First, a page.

I find it interesting that some people can claim to be pro-life, yet are also pro-gun and advocate the use of deadly force for self-defence.
How can one say that an unborn, speculative life is more valuable than one of a living person? Is one person’s life more valuable than another's? Is the possibility that you could harm or kill an innnocent bystander outweigh your own life?
Additionally, this position puts the value of property higher than that of a human life. Is $40 dollars (or whatever you have in your pocket) worth more than a human life?
If you believe in life, shouldn't non-lethal options be your first choice, rather than your
In most religions there is something called the rule of reciprocity, which is also called the Golden Rule in Christianity. The Golden Rule is arguably the most essential basis for the modern concept of human rights, in which each individual has a right to just treatment, and a reciprocal responsibility to ensure justice for others. The main point of the Golden Rule is that a person attempting to live by this rule treats all people with the same consideration as he would expect to receive, not just members of his or her in-group. The “golden rule” is exemplified in many Christian stories, in particular the Parable of the Good Samaritan. One point that gets missed is that the Samaritans is that the Jews and Samaritans didn’t get along, yet the Samaritan was the only person who helped the traveller.
The rule of reciprocity is tied into the concept of the Sanctity of Life. You are to treat others as you would have them treat you.
Additionally, the sanctity of life is a concept that one believes in. It is, in other words, a moral conviction.
It is a moral conviction about how human beings are to be perceived and treated. Belief in the sanctity of life prescribes a certain way of looking at the world, in particular its human inhabitants (with implications for its non-human inhabitants—a subject for another article). This perception then leads to behavioral implications related to how human beings are to be treated. Moral conviction leads to perception and flows into behavior. Notice that in constructing my understanding of the sanctity of life in this way I am emphasizing worldview dimensions first (convictions), character qualities next (perceptions), and behavioral prescriptions last. I think this is actually how the moral life works.
Another thing to note about this definition is its universality. Rightly understood, the sanctity of life is among the broadest and most inclusive understandings possible of our moral obligations to other human beings.
All human beings are included (each and every human being), at all stages of existence, with every quality of experience, reflecting every type of human diversity, and encompassing every possible quality of relationship to the person who does the perceiving. What all are included in is a vision of their immeasurable worth and inviolable dignity. This means that each of these human beings has a value that transcends all human capacity to count or measure, which confers upon them an elevated status that must not be dishonored or degraded.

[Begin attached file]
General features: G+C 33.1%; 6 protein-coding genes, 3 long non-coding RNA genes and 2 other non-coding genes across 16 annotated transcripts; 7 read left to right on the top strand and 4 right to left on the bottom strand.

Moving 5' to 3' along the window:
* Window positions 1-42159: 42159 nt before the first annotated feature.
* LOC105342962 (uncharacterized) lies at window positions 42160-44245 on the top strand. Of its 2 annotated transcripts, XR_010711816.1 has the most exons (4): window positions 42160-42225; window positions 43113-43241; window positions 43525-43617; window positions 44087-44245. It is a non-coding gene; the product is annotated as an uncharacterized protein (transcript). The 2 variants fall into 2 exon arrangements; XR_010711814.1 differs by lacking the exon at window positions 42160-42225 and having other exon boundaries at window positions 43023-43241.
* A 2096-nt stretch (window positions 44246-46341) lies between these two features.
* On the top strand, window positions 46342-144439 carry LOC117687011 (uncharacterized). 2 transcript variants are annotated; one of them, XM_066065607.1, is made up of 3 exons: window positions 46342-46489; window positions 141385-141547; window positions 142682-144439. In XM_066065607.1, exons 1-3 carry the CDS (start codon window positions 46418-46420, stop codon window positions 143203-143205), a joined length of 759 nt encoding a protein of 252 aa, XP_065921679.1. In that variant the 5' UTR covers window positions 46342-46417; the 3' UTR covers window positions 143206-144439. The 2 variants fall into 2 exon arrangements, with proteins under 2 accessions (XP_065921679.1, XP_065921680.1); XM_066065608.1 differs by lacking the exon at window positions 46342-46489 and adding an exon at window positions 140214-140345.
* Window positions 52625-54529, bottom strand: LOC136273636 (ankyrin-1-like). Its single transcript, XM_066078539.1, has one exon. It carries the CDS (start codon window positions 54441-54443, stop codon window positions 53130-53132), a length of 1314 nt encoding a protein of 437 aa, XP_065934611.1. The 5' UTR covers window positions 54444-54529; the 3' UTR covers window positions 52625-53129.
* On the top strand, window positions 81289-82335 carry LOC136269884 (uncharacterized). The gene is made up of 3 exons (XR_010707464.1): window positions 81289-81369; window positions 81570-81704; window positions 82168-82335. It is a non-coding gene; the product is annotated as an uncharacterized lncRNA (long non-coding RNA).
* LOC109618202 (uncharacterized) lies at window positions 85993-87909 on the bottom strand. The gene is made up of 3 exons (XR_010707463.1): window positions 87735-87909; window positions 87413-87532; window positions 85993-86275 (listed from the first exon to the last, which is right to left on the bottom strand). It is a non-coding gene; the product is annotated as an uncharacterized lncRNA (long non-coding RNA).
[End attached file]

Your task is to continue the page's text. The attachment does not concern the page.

This breathtaking and exalted vision of the worth and dignity of human beings is what we mean, or ought to mean, when we speak of the sanctity of life. It is a moral conviction that continually challenges our efforts to weaken it. Yet weaken it we do, whether purposefully or unintentionally. Most often we weaken it when we chafe against the implications of its universality—its vision of the weak, the enemy, the disabled, the stranger, the sinner, the poor, the ex-friend, the racial other, or whoever else we find it difficult to include within the community of the truly human.
Every effort to point out someone else’s violations of life’s sanctity implicitly requires us to examine our own fidelity to this exalted and demanding moral norm. This may be why the language of life’s sanctity has perhaps faded from public debate to some extent. Anti-abortion advocates who argued for the sanctity of (unborn) human life were met by anti-poverty advocates who argued for the sanctity of (born but poor) human life. Thoughtful moral theorists recognized that this was precisely right, and that a true understanding of life’s sanctity required a both/and rather than an either/or approach. But this hardly fits the culture wars paradigm. The sanctity of life is not so helpful as a political cudgel after all, which may mean its real value is as a bracing statement of human moral obligation.
Thus one has to admit that being pro-gun with its emphasis on deadly force and shooting first asking questions later is a violation of another's right to life. Work should be made to address the causes of crime rather than to punish or kill someone. Remember the exhortation to love the sinner, but hate the sin.
How can you say choose life, when you would kill another for $40?
Christianity, The Golden Rule, and Social Justice
Laci the Dog Topics: Right to Life
Versions of the Golden Rule in 21 world religions
Am I My Brother's Keeper? | Daily Devotion from Genesis 4:9-16 | RayStedman.org
The Bible on the Poor or, Why God is a liberal
God Calls Us To Show Mercy and Compassion to Our Fellow Man
How Greed Destroys America
Brown, Richard Maxwell No Duty to Retreat: Violence and Values in American History and Society, ISBN: 978-0195045109